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Diggin’ Deep on UFC 237: Namajunas vs. Andrade - ESPN prelims preview

Get the scoop on the televised prelims of UFC 237, featuring UFC Hall of Famer BJ Penn looking to return to his winning ways against energetic veteran Clay Guida.

If you’re an old school MMA fan, the televised prelims for UFC 237 are likely to prove depressing. Appearances by BJ Penn and Rogerio Nogueira once upon a time proved to be a titillating viewing experience for MMA purveyors. However, that was about a decade ago. At this point, long after their primes have passed, it’s more painful than anything when watching their performances in the cage given their advanced age. After their many battles in the forum, their bodies can no longer take the type of punishment they could in their younger days and – even worse – their creaky bodies can’t avoid the punishment very well either. And yet, they represent the contests the UFC is promoting for this portion of the card. Oh dear….

The prelims for UFC 237 on ESPN begin at 8:00 PM ET/5:00 PM PT on Saturday.

Rogerio Nogueira (23-8) vs. Ryan Spann (15-5), Light Heavyweight

While there is no doubt Nogueira isn’t the fighter he was in his prime – somewhat belying my comments in the opening paragraph -- he isn’t completely shot. The smaller of the Nogueira twins has won two of his last three contests. He just needs to keep the fight standing where he can utilize his savvy and technical boxing to pile up the damage as he can still put an opponent to sleep. However, it should be noted that those two victims – Sam Alvey and Patrick Cummins – are limited strikers. The question is whether Spann is diverse enough in his striking arsenal to avoid being lured into the type of fight Nogueira wants.

Spann isn’t an explosive athlete, nor is he a technical marvel, which is why there is cause for concern regarding his chances in this contest. However, even if he isn’t explosive or a marvel, he is a sound athlete with a long frame and reach, a combination that has proven to be troublesome even for opponents that have been able to turn him away. What he is best known for is his submission game, having secured two-thirds of his wins by eliciting a tap. Then again, that will likely prove to be a moot point given Nogueira’s well-renown submission game.

A year ago, I probably would be picking Nogueira in this one. It isn’t because he’s showing greater signs of age, but because Spann has shown signs of becoming a more methodical fighter. If he’s unable to get Nogueira out early – a distinct possibility given only three of Spann’s wins left the opening round – he should still be able to outpoint the creaky vet. Spann via TKO of RD1

Irene Aldana (9-4) vs. Bethe Correia (10-3-1), Women’s Bantamweight

For many, Correia has become a punchline. She’s a terrible athlete on the small side of the bantamweight division, meaning her ceiling is limited. However, had she not received the title shot against Ronda Rousey a few years ago – one Correia certainly didn’t deserve – her story of using MMA to get into shape and becoming a professional fighter in the world’s elite MMA organization would be one most fans would spout with admiration. For all her shortcomings, Correia is a tight and technical boxer with an intense determination few can match. Aside from Rousey’s physical domination, it has made her a tough out for all her opponents.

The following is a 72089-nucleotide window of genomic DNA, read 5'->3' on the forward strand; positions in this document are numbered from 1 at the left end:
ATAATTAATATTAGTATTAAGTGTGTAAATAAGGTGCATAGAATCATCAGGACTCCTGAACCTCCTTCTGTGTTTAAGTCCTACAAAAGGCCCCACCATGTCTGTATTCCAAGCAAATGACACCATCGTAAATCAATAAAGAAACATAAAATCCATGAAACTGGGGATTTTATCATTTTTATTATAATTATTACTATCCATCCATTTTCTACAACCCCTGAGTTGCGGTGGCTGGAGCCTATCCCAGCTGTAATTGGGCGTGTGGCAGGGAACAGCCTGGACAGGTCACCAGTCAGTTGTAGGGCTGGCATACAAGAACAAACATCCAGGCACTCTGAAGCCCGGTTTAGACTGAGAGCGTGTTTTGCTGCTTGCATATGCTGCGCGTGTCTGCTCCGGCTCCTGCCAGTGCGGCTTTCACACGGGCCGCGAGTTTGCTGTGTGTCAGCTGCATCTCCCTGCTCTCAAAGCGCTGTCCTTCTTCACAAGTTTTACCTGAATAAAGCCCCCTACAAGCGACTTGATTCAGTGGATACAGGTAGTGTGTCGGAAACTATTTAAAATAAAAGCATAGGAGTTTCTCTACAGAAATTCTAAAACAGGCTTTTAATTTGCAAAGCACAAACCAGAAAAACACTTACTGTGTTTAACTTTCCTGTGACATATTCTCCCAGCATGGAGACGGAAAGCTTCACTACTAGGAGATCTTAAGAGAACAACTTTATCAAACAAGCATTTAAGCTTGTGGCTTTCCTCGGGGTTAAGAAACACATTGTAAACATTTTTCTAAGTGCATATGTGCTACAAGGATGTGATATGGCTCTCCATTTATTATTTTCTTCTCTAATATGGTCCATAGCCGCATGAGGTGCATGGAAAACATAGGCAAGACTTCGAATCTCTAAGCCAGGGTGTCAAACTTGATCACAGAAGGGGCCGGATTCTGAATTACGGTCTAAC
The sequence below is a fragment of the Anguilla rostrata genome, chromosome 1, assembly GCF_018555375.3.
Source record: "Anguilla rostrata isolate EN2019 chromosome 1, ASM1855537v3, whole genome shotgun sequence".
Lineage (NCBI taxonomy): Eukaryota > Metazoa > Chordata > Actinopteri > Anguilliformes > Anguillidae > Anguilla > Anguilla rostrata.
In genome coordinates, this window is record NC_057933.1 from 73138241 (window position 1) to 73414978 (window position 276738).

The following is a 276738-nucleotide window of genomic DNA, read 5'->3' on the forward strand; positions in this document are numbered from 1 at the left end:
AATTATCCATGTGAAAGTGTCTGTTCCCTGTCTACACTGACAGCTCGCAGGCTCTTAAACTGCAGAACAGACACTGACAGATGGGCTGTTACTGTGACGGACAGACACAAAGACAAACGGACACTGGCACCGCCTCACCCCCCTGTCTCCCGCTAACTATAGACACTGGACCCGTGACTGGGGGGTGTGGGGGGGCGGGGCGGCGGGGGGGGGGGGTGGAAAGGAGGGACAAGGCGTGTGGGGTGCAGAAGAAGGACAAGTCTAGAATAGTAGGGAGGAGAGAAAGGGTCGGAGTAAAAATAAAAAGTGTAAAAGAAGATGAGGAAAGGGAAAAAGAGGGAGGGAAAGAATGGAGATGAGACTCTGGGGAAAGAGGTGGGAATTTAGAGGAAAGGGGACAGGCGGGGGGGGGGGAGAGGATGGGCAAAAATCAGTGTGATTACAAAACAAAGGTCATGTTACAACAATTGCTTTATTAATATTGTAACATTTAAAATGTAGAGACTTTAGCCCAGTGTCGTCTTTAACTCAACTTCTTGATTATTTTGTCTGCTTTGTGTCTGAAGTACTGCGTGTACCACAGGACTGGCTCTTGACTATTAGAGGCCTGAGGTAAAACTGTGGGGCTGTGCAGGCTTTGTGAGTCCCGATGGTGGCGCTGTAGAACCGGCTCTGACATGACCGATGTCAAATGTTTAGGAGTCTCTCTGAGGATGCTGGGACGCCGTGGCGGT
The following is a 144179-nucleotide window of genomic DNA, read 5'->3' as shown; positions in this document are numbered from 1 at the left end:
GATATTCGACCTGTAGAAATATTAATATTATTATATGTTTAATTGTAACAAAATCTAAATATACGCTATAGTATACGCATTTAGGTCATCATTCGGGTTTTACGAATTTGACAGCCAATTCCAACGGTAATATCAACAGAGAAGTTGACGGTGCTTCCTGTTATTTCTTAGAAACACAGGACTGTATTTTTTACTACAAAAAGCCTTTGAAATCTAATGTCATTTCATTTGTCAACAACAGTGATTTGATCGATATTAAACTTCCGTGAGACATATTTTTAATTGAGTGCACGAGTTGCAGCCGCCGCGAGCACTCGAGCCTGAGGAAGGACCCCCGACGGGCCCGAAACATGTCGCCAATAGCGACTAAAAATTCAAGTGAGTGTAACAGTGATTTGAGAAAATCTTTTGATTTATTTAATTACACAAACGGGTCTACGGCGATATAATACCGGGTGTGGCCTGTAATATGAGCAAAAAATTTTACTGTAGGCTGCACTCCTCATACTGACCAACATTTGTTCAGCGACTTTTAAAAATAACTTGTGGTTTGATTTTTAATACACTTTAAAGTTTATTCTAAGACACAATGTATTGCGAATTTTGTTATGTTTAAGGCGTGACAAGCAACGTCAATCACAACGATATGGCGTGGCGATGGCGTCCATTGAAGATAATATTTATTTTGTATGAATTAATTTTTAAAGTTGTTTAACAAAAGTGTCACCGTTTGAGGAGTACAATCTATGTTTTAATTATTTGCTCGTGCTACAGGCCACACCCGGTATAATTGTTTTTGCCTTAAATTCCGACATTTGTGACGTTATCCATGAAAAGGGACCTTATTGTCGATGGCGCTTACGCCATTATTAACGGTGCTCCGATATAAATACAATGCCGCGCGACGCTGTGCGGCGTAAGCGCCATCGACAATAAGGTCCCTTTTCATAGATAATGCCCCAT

Aldana has some similarities to her opponent. She’s a solid boxer, durable, and quite determined herself. What Aldana possesses that Correia doesn’t is a lanky frame, though she hasn’t fully been able to utilize her length to her advantage. Even if the touted Mexican still has some major defensive holes, she can dish it out with the best of them. Correia’s attack isn’t diverse enough to avoid getting into a firefight, an environment Aldana has grown more comfortable with. Regardless of who wins, this should be a fun one. Aldana via decision

BJ Penn (16-13-2) vs. Clay Guida (34-18), Lightweight

Let’s give the UFC credit. If they’re going to continue to utilize Penn – and they will because someone else will if they don’t – at least they’re giving him opponents who aren’t likely to deal him too much damage. Last contest, it was renowned submission artist, Ryan Hall. For this contest, he’s getting longtime veteran Clay Guida. Guida is high energy and an aggressive wrestler, but he’s never been noted for his power. Penn showed he still has some power when he floored Dennis Siver in 2017, but Siver also represented a less active opponent than Guida. Far less active.

Penn still appears to be fairly durable, eating a lot of punishment before succumbing. However, given his inability to score any significant offense, eating punishment is pretty much the only thing he seems to do any more, meaning it isn’t necessarily a good thing. I think I’d rather see him get knocked out of a contest quickly rather than endure an extended beating. Guida is notable for being dropped at a high frequency, but also proving difficult to put away… provided he doesn’t walk into a sub. That’s Penn’s best avenue for victory, though I’ll admit I don’t see it happening. Guida outworks the generally immobile legend with ease. Guida via TKO of RD2

As for the rest….

  • Kurt Holobaugh’s return to the UFC has yet to earn him his first victory in the Octagon, but he has developed a reputation as a hell of an action fighter in the process. He’s hoping cutting down to 155 as opposed to 145 will produce some positive changes as he clashes with talented Brazilian, Thiago Moises. The 24-year old Moises has shown a well-rounded skill set and an ability to adapt. It’ll be a close contest, but Moises finds a way to outpoint the pathologically aggressive Holobaugh. Moises via decision